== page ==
d) the second surfaces defining planes which correspond in angular orientation to the exterior surface portions of the handle when the cushion grip is secured in engagement with the handle, so that the outer surface of the grip forms substantially the same cross-sectional configuration as that of the handle.
16. A cushion grip for attachment to a handle to absorb shock comprising:
a) at least one fluid cushion molded from flexible material and including a plurality of interconnected cubic fluid cells;
b) the fluid cells being partially defined by a plurality of first surfaces which collectively form a substantially flat and smooth outer surface of the cushion when the cushion is disposed in a planer configuration, a plurality of side walls and a plurality of second surfaces;
c) the side walls and second surfaces collectively form a substantially three-dimensional inner surface of the cushion, with the side walls being spaced to define a plurality of grooves extending between adjacent fluid cells;
d) the second surfaces defining planes which correspond in angular orientation to the exterior surface portions of the handle when the cushion grip is secured in engagement with the handle, so that the outer surface of the grip forms substantially the same cross-sectional configuration as that of the handle; and
e) a base sheet for attachment between the fluid cushion and the exterior surface of the handle and cooperating fastening means carried by the base sheet and the fluid cushion for securing the cushion grip to the base sheet.
17. A cushion grip for attachment to a handle to absorb shock comprising:
a) at least one fluid cushion molded from flexible material and including a plurality of interconnected cubic fluid cells;
b) the fluid cells being partially defined by a plurality of first surfaces which collectively form a substantially flat and smooth outer surface of the cushion when the cushion is disposed in a planar configuration, a plurality of side walls and a plurality of second surfaces;
c) the side walls and second surfaces collectively form a substantially three-dimensional inner surface of the cushion, with the side walls being spaced to define a plurality of grooves extending between adjacent fluid cells;
d) the second surfaces defining planes which correspond in angular orientation to the exterior surface portions of the handle when the cushion grip is secured in engagement with the handle, so that the outer surface of the grip forms substantially the same cross-sectional configuration as that of the handle; and
e) an outer layer in the configuration of an elongate slip for enveloping the cushion grip after the latter has been secured around the handle.
18. The cushion grip of claim 17 wherein the outer layer is formed of foam material.
19. The cushion grip of claim 17 further including a double-sided adhesive tape for securing the outer layer to the cushion grip.
Description
BACKGROUND OF THE INVENTION

At present grips for tennis rackets, badminton rackets, bicycle handles, motorcycle handles, steering wheels of cars, hammers, jackhammers, etc., can be classified into two kinds. One kind is an elastic solid grip made of rubber or plastic, and the other is a hollow-sectioned grip made of rubber or plastic. The former, the solid grips, have no more than the elasticity of their material for absorbing shocks, and are thus without any additional structural benefits. So their elasticity is definite, not adjustable for various practical uses. The latter have the elasticity of the material plus that provided by a plurality of the hollow sections formed therein. So they can save more material and have better elasticity than the former. In spite of that, they still have drawbacks in that the elasticity of the material is still constant and the elasticity provided by the hollow sections is not changeable.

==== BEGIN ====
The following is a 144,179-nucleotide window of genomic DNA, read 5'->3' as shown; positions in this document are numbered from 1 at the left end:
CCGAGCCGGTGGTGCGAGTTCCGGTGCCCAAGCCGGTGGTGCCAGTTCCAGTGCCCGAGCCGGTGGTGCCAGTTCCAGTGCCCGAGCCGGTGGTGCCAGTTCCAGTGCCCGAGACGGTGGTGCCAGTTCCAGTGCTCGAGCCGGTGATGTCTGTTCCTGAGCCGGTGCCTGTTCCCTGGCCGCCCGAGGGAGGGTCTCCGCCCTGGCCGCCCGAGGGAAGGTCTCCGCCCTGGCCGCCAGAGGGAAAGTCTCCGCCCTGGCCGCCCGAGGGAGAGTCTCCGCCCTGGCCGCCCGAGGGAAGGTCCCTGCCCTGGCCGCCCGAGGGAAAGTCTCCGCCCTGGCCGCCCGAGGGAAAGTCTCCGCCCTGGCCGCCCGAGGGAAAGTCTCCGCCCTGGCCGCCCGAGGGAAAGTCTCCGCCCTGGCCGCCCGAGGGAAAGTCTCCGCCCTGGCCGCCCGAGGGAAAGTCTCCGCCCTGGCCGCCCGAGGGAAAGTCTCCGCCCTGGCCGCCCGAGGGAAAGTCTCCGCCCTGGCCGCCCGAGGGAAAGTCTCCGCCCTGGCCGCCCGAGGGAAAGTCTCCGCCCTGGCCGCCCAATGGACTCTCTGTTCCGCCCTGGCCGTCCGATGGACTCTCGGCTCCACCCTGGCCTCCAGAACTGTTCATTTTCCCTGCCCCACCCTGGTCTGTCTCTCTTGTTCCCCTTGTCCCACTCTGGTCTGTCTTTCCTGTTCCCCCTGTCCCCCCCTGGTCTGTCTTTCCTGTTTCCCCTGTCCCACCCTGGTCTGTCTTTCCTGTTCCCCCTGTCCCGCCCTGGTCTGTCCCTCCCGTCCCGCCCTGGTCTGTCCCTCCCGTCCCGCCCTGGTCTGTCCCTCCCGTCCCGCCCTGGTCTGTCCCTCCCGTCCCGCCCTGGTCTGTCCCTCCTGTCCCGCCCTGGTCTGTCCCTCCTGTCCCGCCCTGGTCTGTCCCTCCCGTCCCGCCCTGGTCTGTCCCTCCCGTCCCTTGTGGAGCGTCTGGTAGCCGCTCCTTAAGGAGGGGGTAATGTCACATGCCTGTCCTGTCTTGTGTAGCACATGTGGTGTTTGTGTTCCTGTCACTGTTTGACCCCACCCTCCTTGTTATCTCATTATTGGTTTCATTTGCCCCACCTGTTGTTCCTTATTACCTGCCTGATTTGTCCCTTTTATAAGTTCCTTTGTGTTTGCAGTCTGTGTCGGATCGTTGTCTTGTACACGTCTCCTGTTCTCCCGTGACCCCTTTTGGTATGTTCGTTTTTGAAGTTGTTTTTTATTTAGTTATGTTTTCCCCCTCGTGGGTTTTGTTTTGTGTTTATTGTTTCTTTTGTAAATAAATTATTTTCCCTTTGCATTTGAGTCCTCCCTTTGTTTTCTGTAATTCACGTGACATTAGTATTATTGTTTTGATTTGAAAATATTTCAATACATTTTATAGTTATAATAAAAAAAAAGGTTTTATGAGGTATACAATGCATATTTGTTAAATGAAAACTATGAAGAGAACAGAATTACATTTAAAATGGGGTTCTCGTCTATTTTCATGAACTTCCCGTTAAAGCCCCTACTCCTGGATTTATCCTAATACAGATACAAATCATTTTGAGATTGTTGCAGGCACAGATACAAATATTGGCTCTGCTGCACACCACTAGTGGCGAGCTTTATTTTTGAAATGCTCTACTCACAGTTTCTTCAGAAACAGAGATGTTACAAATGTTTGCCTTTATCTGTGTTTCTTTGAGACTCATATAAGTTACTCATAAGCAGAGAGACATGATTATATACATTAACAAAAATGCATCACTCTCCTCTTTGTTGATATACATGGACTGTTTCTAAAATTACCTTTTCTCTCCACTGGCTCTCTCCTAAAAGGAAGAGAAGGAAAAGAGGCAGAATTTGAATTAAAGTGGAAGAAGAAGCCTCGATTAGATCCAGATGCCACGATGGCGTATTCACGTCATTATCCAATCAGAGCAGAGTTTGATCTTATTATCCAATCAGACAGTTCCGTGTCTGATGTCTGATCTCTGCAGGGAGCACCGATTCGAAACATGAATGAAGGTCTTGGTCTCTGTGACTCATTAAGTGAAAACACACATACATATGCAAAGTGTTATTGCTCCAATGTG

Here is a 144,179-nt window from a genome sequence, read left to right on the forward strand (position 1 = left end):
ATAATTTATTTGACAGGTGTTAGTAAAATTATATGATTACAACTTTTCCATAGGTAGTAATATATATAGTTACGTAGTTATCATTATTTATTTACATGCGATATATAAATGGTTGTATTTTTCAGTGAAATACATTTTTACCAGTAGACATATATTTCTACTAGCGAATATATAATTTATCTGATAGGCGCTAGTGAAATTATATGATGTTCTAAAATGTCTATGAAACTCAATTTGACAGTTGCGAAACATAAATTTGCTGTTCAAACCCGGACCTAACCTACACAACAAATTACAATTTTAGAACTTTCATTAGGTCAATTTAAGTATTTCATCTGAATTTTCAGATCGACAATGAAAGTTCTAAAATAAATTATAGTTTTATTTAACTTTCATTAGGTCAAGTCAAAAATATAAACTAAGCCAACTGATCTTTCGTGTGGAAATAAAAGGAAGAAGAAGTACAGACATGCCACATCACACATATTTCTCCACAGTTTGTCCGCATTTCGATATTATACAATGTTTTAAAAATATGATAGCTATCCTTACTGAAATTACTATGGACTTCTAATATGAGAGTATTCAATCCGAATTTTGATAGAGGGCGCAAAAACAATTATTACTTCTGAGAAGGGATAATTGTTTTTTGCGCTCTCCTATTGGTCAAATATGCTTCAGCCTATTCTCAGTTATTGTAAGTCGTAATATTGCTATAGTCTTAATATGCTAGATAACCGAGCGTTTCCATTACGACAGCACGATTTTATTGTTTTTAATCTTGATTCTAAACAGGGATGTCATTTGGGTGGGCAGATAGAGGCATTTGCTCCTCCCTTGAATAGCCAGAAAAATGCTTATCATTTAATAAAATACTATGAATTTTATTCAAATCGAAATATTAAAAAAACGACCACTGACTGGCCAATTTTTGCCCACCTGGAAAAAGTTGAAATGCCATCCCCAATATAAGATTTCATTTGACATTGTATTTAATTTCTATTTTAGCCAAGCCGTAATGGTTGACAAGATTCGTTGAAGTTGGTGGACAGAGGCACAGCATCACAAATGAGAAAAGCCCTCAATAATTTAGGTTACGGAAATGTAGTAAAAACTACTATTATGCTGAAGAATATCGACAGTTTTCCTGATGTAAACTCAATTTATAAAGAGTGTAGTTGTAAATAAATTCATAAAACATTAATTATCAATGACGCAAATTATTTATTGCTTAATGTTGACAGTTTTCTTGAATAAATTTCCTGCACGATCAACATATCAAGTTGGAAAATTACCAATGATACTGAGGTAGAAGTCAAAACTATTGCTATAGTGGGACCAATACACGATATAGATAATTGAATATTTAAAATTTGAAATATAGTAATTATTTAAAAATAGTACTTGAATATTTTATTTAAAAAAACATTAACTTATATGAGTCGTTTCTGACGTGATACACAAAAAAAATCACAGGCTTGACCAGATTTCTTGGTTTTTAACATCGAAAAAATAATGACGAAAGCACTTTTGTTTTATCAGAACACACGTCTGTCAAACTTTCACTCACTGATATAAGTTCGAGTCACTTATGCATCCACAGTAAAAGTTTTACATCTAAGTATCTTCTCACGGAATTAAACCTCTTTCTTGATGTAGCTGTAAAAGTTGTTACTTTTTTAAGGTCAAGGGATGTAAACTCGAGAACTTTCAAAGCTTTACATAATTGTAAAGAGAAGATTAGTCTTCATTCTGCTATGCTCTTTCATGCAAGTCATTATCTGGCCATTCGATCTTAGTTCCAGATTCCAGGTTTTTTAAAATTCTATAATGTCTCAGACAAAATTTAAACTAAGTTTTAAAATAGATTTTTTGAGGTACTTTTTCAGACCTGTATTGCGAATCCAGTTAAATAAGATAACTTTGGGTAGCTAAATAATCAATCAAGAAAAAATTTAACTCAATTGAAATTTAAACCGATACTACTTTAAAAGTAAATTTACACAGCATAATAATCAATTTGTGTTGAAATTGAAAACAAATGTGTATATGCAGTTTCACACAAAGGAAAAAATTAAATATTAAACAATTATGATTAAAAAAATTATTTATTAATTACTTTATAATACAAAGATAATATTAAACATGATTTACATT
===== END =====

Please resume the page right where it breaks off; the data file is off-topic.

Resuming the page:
Those kinds of conventional grips can hardly satisfy a variety of shock-absorbing functions for different objects or tools in practical use.

SUMMARY OF THE INVENTION

In view of the defects of conventional grips mentioned above, an air cushion grip with a cubic supporting structure and shock-absorbing function in the present invention has been devised to have the following effects and functions.

1. It has an original structural shock-absorbing elasticity of P1V1=P2V2, which represents the relationship between the cubic space and internal pressure, even if it is not inflated with air. Thus, the cubic space of an air cushion has a given constant pressure, whether or not inflated. When the cushion is depressed, the pressure is increased because of the reduced space. The pressure resumes its original value when the space resumes its original shape. Thus, the cubic or three-dimensional cushion provides elasticity when it is depressed.

2. It can be attached with an inflating means or a compressible pump to adjust the inner pressure to satisfy requirements of different users.

3. It has not only an ideal shock-absorbing elasticity but also a shock dispersive ability that is rarely seen in a conventional grip.

4. It can adapts to needs of different users, while lowering shock injury to a human body.

5. Its elasticity can be readily changed by a user, to get a proper feeling in holding it or a proper shock-avoiding effect, which is a breakthrough for a conventional grip with a definite unchangeable elasticity.

6. It provides a grooved surface and a flat surface which maintains shape to the utmost after it is inflated with air, so as to retain the original configuration and its smooth outer surface.

BRIEF DESCRIPTION OF THE DRAWINGS

FIG. 1 is an elevational view of the first embodiment of an air cushion grip in the present invention.

FIG. 2 is a cross-sectional view of line 2--2 in FIG. 1.

FIG. 3 is a cross-sectional view of line 3--3 in FIG. 1.

FIG. 4 is perspective view of a tennis racket fixed with the first embodiment of an air cushion grip in the present invention.

FIG. 4-1 is a cross-sectional view of line 4-1--4-1 in FIG. 4.

FIG. 4-2 is a cross-sectional view of FIG. 4.